Help Privacy Policy Disclaimer
  Advanced SearchBrowse





Empirical Evaluation of Common Assumptions in Building Political Bias Datasets


Ganguly,  Soumen
International Max Planck Research School, MPI for Informatics, Max Planck Society;

External Resource
No external resources are shared
Fulltext (public)
There are no public fulltexts stored in PuRe
Supplementary Material (public)
There is no public supplementary material available

Ganguly, S. (2019). Empirical Evaluation of Common Assumptions in Building Political Bias Datasets. Master Thesis, Universität des Saarlandes, Saarbrücken.

Cite as: http://hdl.handle.net/21.11116/0000-0002-B37F-6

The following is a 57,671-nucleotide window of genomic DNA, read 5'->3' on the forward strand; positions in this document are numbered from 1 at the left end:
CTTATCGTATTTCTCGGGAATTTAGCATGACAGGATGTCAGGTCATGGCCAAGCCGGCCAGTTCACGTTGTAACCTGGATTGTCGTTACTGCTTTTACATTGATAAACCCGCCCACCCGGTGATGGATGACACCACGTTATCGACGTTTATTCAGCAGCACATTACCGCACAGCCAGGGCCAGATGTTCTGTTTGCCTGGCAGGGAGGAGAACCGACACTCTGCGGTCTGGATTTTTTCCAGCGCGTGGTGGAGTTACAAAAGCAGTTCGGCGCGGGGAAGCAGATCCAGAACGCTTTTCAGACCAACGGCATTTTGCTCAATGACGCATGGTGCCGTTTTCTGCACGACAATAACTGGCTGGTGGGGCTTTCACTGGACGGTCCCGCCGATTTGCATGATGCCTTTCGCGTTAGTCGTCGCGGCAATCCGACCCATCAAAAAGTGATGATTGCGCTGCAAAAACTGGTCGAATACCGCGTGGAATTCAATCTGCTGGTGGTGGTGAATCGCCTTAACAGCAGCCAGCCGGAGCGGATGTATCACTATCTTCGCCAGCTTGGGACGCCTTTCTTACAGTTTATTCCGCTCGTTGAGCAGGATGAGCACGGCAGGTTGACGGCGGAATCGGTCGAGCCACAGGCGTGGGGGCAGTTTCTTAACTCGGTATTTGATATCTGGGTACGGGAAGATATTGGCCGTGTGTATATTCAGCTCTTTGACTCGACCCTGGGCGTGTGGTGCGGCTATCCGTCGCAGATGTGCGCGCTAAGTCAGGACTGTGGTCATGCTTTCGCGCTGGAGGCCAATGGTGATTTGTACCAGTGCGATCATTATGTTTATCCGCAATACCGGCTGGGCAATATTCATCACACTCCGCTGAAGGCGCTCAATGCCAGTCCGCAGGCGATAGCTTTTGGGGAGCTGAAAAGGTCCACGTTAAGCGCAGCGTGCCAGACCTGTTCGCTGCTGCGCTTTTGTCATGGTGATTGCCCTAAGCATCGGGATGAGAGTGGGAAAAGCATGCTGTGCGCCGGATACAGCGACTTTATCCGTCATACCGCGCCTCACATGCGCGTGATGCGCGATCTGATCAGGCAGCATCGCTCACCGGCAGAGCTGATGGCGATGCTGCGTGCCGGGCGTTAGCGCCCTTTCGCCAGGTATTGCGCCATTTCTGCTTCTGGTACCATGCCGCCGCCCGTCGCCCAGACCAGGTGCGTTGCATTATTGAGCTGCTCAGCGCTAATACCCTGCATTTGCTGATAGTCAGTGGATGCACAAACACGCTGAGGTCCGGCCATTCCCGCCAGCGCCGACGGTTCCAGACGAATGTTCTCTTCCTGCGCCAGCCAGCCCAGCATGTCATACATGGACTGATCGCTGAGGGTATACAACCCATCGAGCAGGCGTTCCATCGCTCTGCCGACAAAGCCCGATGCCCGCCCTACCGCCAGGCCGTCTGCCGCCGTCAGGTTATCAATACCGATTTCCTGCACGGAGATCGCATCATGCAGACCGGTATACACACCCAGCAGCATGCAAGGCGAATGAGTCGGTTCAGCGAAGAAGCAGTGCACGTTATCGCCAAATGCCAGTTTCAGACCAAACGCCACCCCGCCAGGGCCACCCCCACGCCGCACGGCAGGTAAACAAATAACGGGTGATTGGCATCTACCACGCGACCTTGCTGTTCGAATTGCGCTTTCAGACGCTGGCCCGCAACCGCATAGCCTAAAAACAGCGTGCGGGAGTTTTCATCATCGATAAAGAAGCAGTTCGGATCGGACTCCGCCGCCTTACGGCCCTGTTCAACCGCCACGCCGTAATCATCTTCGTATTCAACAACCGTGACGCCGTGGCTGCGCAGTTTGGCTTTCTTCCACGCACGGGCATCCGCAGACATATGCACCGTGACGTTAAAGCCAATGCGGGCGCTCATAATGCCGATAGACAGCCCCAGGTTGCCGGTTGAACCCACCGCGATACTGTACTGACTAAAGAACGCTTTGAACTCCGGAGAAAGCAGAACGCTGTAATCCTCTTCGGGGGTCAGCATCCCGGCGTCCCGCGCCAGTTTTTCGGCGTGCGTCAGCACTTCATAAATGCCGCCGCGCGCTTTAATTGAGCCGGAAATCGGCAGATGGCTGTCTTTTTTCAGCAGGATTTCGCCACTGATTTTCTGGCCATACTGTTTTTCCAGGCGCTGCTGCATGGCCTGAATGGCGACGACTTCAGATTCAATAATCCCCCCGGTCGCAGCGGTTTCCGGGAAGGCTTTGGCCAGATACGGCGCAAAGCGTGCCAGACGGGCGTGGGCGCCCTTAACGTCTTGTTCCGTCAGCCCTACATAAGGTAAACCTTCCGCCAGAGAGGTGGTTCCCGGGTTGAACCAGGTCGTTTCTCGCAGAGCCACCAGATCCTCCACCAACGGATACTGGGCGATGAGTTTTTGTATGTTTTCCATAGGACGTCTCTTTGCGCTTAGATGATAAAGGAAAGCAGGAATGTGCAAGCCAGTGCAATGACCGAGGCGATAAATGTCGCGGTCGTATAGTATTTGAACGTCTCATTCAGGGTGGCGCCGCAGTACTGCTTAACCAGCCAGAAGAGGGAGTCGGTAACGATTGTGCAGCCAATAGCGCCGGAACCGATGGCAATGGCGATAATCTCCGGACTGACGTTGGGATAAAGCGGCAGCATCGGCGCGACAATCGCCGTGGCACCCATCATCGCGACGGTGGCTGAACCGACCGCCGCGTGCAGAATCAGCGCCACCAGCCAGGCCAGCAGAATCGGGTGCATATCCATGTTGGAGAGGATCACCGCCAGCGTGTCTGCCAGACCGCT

In today’s world, bias and polarization are some of the biggest problems plaguing our society. In such volatile environments, news media play a crucial role as the gatekeepers of the information. Given the huge impact they can have on societal evolution, they have long been studied by researchers. Researchers and practitioners often build political bias datasets for a variety of tasks ranging from examining bias of news outlets and articles to studying and designing algorithmic news retrieval systems for online platforms. Often, researchers make certain simplifying assumptions in building such datasets. In this thesis, we empirically validate three such common assumptions given the im- portance of such datasets. The three assumptions are, (i) raters’ political leaning does not affect their ratings of political articles, (ii) news articles follow the leaning of their source outlet, and (iii) political leaning of a news outlet is stable across reporting on different topics. We constructed a manually annotated ground-truth dataset of news articles, published by several popular news media outlets in the U.S., on “Gun policy” and “Immigration” along with their political bias leanings using Amazon Mechanical Turk and used it to validate these assumptions. Our findings suggest that, (i) in certain cases, liberal and conservative raters’ label leanings of news articles differently, (ii) in many cases, the news articles do not follow the political leaning of their source outlet, and (iii) for certain outlets, the political leaning of the outlet does not remain unchanged while reporting on different topics/issues. We believe, our work offers important guidelines for future attempts at building political bias datasets which in turn will help them in building better algorithmic news retrieval systems for online platforms.